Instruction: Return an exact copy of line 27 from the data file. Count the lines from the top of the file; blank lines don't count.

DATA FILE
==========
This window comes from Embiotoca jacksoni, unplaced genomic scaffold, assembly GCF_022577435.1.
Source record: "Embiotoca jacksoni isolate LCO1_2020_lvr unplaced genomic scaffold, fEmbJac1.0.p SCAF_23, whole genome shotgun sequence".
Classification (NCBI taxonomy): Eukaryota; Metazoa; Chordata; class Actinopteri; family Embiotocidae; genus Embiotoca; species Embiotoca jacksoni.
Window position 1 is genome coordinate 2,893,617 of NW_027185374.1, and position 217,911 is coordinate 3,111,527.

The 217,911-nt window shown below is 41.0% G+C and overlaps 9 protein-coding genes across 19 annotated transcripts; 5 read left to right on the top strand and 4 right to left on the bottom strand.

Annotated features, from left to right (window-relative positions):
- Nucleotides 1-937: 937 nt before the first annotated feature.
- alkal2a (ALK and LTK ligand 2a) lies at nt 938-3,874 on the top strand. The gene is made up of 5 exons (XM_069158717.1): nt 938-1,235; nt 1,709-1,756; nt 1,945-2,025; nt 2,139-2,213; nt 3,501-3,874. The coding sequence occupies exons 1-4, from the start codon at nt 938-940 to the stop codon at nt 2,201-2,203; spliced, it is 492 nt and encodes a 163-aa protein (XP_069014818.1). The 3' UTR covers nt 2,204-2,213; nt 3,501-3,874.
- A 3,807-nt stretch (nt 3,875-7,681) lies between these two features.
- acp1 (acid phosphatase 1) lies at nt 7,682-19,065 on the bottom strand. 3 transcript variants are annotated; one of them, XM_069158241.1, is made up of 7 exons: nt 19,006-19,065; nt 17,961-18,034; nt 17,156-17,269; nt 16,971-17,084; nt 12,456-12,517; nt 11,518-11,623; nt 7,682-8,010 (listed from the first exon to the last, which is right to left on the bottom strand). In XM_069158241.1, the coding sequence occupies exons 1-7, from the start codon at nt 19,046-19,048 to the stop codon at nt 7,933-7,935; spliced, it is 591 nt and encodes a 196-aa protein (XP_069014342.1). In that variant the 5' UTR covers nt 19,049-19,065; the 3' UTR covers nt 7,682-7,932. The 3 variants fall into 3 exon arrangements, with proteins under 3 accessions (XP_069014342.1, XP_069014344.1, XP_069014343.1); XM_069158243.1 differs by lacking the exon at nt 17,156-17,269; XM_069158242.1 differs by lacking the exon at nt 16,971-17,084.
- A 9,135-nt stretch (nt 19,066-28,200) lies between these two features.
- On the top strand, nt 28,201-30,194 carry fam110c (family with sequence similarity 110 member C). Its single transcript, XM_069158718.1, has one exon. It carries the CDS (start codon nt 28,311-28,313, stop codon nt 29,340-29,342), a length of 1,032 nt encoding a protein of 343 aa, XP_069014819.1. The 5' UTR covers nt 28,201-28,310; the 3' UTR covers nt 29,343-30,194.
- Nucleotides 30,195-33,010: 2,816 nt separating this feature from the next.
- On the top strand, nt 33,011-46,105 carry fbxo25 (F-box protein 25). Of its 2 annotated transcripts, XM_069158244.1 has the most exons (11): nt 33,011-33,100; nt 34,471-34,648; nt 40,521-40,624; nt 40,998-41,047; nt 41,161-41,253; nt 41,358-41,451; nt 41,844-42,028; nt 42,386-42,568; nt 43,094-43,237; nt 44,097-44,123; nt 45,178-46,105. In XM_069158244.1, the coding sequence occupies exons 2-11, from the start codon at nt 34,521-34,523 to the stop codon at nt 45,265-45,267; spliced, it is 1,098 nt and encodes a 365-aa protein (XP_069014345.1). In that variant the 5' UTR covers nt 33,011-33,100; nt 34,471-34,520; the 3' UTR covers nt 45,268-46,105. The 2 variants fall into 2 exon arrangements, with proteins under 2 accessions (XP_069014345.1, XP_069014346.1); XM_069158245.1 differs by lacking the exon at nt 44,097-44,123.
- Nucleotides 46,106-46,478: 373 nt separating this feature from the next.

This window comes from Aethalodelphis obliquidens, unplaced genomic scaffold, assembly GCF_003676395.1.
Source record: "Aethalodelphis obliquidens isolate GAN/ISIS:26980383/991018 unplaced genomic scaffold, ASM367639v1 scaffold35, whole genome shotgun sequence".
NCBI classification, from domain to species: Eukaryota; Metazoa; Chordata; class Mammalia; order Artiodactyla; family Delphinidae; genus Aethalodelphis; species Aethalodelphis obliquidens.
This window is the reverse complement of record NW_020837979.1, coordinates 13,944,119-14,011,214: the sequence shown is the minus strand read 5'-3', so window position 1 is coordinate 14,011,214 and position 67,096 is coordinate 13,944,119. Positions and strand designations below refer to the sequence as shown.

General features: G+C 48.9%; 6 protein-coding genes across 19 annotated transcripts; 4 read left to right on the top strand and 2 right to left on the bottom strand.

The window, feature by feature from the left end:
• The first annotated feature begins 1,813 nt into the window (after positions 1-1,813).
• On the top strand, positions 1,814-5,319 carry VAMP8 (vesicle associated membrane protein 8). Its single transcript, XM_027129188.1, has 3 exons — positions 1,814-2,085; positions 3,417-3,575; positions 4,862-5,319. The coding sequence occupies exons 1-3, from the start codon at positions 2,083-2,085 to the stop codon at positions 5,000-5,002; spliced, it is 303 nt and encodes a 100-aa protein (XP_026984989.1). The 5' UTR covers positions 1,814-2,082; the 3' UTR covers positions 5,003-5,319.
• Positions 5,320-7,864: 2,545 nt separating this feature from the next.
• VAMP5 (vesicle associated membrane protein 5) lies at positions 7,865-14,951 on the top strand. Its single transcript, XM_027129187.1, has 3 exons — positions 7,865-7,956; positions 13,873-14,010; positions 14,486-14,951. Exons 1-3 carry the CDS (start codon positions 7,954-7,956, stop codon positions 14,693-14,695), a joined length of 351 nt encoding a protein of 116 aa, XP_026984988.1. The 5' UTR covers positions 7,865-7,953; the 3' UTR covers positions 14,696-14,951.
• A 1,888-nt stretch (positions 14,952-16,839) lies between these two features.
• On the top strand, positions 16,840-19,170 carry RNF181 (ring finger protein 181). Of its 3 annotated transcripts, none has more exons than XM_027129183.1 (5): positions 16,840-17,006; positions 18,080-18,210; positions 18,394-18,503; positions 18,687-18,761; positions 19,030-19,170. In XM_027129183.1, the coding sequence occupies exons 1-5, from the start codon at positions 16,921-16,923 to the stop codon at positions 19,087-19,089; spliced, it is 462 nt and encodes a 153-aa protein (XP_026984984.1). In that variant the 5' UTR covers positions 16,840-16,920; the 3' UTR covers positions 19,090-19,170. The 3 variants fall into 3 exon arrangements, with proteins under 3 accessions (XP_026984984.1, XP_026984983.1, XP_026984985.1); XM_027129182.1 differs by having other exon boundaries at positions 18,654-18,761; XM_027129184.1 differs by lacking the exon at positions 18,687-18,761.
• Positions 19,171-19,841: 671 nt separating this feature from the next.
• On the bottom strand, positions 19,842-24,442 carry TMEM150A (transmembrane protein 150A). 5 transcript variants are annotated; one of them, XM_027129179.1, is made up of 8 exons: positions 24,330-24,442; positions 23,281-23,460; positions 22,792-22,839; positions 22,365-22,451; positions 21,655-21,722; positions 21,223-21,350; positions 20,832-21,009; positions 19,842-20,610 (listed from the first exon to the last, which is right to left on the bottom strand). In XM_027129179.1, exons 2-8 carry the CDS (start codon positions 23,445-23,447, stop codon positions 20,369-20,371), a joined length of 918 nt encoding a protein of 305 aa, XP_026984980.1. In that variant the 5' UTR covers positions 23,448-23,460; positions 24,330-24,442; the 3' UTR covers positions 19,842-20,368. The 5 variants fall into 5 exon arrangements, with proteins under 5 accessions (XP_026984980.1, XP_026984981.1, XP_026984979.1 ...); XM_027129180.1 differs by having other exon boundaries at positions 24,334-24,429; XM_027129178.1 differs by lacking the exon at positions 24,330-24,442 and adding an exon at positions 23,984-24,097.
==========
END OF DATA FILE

• On the top strand, positions 16,840-19,170 carry RNF181 (ring finger protein 181). Of its 3 annotated transcripts, none has more exons than XM_027129183.1 (5): positions 16,840-17,006; positions 18,080-18,210; positions 18,394-18,503; positions 18,687-18,761; positions 19,030-19,170. In XM_027129183.1, the coding sequence occupies exons 1-5, from the start codon at positions 16,921-16,923 to the stop codon at positions 19,087-19,089; spliced, it is 462 nt and encodes a 153-aa protein (XP_026984984.1). In that variant the 5' UTR covers positions 16,840-16,920; the 3' UTR covers positions 19,090-19,170. The 3 variants fall into 3 exon arrangements, with proteins under 3 accessions (XP_026984984.1, XP_026984983.1, XP_026984985.1); XM_027129182.1 differs by having other exon boundaries at positions 18,654-18,761; XM_027129184.1 differs by lacking the exon at positions 18,687-18,761.